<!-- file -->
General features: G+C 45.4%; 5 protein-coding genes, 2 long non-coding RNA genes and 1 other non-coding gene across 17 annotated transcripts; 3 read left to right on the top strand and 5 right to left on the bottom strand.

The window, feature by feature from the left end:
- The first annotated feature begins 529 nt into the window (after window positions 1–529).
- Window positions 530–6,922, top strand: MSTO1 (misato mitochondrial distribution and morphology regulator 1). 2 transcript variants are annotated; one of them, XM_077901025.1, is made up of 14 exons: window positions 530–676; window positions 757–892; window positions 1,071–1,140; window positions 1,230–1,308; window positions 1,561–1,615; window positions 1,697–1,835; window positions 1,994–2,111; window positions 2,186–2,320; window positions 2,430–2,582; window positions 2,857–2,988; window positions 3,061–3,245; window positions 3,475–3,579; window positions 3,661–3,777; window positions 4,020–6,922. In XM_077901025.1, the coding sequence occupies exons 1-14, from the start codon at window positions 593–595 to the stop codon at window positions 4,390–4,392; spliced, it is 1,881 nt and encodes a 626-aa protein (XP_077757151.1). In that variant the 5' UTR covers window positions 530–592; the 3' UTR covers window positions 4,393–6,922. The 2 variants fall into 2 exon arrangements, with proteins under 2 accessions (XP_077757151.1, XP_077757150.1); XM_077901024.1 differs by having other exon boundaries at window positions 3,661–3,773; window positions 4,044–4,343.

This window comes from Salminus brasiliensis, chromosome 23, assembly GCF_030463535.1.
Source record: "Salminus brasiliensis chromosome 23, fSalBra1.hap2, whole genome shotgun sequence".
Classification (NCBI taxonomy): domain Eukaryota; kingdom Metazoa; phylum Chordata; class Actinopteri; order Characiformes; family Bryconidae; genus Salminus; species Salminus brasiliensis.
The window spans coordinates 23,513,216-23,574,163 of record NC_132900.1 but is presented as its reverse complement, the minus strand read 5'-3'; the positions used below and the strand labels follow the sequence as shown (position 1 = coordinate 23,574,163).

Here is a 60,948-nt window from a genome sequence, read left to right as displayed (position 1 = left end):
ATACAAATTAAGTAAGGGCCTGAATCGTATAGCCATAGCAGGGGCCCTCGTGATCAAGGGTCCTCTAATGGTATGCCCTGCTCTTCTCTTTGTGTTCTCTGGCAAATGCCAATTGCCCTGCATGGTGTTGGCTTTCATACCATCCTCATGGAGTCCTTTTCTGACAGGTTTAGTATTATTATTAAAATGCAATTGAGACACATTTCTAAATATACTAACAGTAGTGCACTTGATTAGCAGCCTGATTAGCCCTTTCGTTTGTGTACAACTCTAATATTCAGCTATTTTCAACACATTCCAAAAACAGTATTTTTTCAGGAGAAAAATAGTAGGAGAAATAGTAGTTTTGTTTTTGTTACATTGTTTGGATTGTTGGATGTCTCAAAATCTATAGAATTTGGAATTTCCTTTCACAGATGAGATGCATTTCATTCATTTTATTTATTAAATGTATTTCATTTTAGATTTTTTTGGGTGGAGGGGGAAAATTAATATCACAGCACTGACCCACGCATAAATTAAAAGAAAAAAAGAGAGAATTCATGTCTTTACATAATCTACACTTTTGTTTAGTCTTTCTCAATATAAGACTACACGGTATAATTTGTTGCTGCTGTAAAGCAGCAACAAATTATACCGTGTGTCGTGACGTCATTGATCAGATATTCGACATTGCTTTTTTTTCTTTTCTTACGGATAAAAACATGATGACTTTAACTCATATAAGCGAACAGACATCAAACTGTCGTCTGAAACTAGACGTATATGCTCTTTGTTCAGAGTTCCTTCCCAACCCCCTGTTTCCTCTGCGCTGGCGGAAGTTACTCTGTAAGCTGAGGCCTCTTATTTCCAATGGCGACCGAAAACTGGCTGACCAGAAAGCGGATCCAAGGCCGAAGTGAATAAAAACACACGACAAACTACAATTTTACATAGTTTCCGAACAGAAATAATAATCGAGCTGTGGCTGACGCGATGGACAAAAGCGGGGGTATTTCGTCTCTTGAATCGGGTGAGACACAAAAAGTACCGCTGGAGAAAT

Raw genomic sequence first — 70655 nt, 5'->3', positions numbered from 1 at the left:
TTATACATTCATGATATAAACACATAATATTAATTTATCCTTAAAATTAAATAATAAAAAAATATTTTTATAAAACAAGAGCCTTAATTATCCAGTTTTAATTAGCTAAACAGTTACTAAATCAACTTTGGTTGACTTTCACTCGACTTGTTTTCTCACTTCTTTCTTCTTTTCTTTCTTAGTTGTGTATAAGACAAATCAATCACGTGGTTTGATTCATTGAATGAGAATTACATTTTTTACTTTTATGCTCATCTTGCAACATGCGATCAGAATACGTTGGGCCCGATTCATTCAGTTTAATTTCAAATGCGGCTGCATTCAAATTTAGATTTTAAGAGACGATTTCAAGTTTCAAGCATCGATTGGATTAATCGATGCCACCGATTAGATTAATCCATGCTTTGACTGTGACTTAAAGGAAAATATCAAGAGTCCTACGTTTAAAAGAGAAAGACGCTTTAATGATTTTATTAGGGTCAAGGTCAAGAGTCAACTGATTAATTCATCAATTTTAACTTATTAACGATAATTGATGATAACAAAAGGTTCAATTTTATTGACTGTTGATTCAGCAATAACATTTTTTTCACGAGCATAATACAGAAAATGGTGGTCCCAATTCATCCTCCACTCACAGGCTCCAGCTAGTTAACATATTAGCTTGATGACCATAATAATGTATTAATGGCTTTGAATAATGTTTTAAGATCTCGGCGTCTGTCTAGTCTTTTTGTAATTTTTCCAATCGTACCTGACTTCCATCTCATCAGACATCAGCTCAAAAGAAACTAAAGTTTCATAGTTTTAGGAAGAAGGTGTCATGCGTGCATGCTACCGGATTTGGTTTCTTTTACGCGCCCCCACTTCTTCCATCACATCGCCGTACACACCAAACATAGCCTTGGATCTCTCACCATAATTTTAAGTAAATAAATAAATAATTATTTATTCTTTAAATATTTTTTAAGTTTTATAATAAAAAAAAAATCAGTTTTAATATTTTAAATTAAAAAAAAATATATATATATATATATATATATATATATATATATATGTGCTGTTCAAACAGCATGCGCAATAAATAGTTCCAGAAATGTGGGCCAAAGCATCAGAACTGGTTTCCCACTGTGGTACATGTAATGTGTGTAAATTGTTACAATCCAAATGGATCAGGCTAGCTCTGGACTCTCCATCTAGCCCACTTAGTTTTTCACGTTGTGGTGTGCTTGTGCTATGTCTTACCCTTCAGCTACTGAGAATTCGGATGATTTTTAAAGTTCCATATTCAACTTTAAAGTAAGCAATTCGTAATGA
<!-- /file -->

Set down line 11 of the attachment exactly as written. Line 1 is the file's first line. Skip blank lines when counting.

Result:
Raw genomic sequence first — 70655 nt, 5'->3', positions numbered from 1 at the left: